Felix Contreras | Texas Public Radio

Felix Contreras

Every month is Latino Heritage Month on Alt.Latino, but I like to set aside some special features from Sept. 15 to Oct. 15 to celebrate. We're kicking things off with a trio of interviews with musicians and a filmmaker who have three very distinct connections to Mexican music.

1969 was a pivotal year for music: Aretha Franklin's Soul '69, both Led Zeppelin's self-titled debut and Led Zeppelin II, Janis Joplin's I Got Dem Ol' Kozmic Blues Again Mama!

'Santana' At 50

Aug 30, 2019

Copyright 2019 NPR. To see more, visit https://www.npr.org.

RACHEL MARTIN, HOST:

Woodstock celebrated its 50th anniversary earlier this month, and it's been an amazing excuse to think back to the bands that played there on that grassy field in rural New York state. Some of them were already big names - Jimi Hendrix, CCR, Jefferson Airplane; others were virtual unknowns.

The prolific and celebrated Mexican accordion player Celso Piña died Wednesday of a heart attack in his hometown of Monterrey, Mexico. He was 66 years old.

His record label, La Tuna Records, announced Piña's death on Thursday.

Piña contributed greatly to the evolution of cumbia. The Colombian folk genre has had an interesting life span since its 17th century origins and very few musicians have added to that colorful history more than Celso Piña.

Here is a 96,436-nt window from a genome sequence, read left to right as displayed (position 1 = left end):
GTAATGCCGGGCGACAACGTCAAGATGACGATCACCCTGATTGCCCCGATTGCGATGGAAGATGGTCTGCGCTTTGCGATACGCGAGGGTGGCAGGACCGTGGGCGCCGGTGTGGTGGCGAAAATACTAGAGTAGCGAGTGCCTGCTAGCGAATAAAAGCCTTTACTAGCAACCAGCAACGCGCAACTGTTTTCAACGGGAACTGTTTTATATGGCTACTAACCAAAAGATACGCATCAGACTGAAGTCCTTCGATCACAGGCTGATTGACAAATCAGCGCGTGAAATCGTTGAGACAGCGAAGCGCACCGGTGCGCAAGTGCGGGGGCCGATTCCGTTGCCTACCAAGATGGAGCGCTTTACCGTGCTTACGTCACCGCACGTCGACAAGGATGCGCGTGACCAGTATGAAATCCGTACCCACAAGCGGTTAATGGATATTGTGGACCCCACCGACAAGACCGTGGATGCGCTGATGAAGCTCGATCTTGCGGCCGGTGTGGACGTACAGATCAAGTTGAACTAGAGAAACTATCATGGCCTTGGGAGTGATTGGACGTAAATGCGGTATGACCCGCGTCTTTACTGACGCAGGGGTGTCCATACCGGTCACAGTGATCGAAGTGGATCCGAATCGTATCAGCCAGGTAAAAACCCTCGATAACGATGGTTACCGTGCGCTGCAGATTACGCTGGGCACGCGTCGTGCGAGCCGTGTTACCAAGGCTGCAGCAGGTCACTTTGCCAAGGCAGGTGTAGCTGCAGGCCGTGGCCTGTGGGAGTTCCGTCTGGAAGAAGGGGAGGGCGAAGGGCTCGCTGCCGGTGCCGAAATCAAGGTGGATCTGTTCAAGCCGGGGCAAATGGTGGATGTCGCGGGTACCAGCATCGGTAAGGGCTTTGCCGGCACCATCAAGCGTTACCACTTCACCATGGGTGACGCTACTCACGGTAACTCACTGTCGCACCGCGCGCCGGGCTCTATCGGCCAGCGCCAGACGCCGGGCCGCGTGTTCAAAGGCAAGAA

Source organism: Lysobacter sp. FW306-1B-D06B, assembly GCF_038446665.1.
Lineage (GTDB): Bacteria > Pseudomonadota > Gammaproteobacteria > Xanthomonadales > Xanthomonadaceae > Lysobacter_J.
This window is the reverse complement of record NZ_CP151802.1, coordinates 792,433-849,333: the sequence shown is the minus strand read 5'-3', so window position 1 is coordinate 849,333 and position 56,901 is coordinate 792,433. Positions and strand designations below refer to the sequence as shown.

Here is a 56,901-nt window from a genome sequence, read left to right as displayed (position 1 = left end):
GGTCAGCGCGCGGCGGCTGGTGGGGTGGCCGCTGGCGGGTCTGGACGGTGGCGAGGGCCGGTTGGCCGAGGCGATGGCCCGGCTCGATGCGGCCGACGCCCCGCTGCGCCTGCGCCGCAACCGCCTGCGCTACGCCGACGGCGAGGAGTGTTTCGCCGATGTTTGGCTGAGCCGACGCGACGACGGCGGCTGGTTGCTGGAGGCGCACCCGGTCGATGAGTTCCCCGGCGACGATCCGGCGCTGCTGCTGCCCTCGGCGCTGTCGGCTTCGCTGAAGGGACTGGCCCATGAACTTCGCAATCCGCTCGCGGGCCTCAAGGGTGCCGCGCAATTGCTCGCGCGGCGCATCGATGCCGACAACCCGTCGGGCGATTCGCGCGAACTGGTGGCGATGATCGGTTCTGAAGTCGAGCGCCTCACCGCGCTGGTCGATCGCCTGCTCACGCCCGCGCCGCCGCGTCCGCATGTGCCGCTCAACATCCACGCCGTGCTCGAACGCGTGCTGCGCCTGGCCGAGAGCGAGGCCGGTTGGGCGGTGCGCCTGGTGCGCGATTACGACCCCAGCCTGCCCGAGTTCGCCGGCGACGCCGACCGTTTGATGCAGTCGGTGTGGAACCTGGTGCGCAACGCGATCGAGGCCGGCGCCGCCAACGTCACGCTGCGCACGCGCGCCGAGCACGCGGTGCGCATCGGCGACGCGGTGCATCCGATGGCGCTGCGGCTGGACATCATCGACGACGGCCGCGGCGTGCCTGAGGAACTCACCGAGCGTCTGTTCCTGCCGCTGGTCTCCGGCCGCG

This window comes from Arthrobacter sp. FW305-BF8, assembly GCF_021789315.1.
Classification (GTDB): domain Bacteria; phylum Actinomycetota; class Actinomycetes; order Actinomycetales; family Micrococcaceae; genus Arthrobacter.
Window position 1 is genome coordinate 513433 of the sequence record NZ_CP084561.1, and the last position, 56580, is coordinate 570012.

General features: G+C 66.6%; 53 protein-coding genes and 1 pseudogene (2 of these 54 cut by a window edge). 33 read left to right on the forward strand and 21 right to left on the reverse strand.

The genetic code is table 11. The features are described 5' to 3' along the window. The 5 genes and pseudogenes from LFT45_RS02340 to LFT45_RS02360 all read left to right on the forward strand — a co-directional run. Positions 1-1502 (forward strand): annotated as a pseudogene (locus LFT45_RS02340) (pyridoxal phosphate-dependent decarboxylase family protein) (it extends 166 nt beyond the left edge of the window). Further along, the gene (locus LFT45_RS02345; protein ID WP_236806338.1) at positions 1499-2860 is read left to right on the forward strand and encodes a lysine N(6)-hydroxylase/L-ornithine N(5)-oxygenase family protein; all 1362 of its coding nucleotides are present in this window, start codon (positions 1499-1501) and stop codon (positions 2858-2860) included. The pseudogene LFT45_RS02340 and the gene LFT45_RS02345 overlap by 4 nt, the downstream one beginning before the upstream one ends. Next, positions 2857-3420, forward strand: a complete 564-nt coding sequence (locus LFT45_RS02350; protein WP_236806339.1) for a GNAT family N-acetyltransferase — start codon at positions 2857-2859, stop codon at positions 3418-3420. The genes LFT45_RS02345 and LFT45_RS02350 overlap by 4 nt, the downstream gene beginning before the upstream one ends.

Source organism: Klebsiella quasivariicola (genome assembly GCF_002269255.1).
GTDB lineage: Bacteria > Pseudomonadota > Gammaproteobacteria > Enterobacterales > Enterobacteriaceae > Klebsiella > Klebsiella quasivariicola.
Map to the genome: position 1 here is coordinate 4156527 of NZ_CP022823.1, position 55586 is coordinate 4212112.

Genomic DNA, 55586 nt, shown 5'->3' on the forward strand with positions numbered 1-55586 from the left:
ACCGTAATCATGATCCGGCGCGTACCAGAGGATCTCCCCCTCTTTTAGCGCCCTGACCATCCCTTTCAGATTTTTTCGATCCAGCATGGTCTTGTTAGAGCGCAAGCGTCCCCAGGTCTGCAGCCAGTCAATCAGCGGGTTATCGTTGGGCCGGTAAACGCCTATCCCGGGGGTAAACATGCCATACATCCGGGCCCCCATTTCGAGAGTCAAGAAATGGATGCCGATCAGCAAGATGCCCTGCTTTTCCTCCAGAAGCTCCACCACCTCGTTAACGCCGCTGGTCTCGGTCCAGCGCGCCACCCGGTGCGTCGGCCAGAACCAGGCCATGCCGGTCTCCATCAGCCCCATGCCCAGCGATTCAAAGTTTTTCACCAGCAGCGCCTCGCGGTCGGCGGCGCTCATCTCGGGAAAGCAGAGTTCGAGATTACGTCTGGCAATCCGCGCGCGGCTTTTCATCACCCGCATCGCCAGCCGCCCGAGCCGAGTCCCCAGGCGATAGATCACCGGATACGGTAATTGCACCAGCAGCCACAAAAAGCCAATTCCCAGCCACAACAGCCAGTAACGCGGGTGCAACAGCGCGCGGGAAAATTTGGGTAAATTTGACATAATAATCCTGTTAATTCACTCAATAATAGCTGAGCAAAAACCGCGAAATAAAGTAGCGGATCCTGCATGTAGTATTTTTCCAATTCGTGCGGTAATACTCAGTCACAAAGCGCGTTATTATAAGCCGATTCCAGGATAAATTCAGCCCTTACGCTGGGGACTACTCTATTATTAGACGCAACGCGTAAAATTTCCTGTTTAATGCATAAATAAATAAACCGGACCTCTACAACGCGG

I had another show planned for this week — but I think we need something else, after the shootings in Gilroy, Dayton and

Copyright 2019 NPR. To see more, visit https://www.npr.org.

SARAH MCCAMMON, HOST:

YouTube

Amid the most crucial political crisis to hit Puerto Rico in its modern history, three Puerto Rican musicians have released a protest song that is spreading across the island as fast a

Updated at 9:34 p.m. ET Saturday

João Gilberto, one of the principal architects of the Brazilian musical style bossa nova, has died at his home in Rio de Janeiro, according to a Facebook post by his son. João Marcelo Gilberto wrote that his father, who was 88 years old, died following an undisclosed illness.

It's been a fascinating journey following the trajectory of Rodrigo y Gabriela as they rose from self-imposed exile from their native Mexico on the streets of Dublin to international acclaim and admiration.

All with just two acoustic guitars.

Two South American countries have been in the news a lot lately. Venezuela's economy has collapsed in a political crisis and in Brazil, Jair Bolsonaro, the country's new far-right president, has made racist comments and been accused of stoking anti-gay violence. For musicians in both those countries, the news is affecting their work.

Pages